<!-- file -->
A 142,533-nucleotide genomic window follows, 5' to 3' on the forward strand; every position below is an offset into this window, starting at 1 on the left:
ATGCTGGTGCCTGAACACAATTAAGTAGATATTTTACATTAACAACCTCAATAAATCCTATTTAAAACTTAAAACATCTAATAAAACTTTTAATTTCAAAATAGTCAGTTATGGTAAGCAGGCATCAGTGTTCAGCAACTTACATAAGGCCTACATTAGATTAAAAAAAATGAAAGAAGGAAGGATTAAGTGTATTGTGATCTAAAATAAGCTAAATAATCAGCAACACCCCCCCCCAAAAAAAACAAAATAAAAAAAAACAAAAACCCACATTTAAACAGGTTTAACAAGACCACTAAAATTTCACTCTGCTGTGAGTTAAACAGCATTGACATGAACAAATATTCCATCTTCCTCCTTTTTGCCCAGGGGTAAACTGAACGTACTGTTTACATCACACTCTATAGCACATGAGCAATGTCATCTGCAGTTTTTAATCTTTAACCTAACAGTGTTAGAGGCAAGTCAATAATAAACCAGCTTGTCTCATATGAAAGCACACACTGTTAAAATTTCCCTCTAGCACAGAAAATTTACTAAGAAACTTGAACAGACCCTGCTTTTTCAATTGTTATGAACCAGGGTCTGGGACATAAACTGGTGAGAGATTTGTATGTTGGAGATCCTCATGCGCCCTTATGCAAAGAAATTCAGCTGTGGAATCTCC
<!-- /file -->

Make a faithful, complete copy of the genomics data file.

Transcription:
A 142,533-nucleotide genomic window follows, 5' to 3' on the forward strand; every position below is an offset into this window, starting at 1 on the left:
ATGCTGGTGCCTGAACACAATTAAGTAGATATTTTACATTAACAACCTCAATAAATCCTATTTAAAACTTAAAACATCTAATAAAACTTTTAATTTCAAAATAGTCAGTTATGGTAAGCAGGCATCAGTGTTCAGCAACTTACATAAGGCCTACATTAGATTAAAAAAAATGAAAGAAGGAAGGATTAAGTGTATTGTGATCTAAAATAAGCTAAATAATCAGCAACACCCCCCCCCAAAAAAAACAAAATAAAAAAAAACAAAAACCCACATTTAAACAGGTTTAACAAGACCACTAAAATTTCACTCTGCTGTGAGTTAAACAGCATTGACATGAACAAATATTCCATCTTCCTCCTTTTTGCCCAGGGGTAAACTGAACGTACTGTTTACATCACACTCTATAGCACATGAGCAATGTCATCTGCAGTTTTTAATCTTTAACCTAACAGTGTTAGAGGCAAGTCAATAATAAACCAGCTTGTCTCATATGAAAGCACACACTGTTAAAATTTCCCTCTAGCACAGAAAATTTACTAAGAAACTTGAACAGACCCTGCTTTTTCAATTGTTATGAACCAGGGTCTGGGACATAAACTGGTGAGAGATTTGTATGTTGGAGATCCTCATGCGCCCTTATGCAAAGAAATTCAGCTGTGGAATCTCC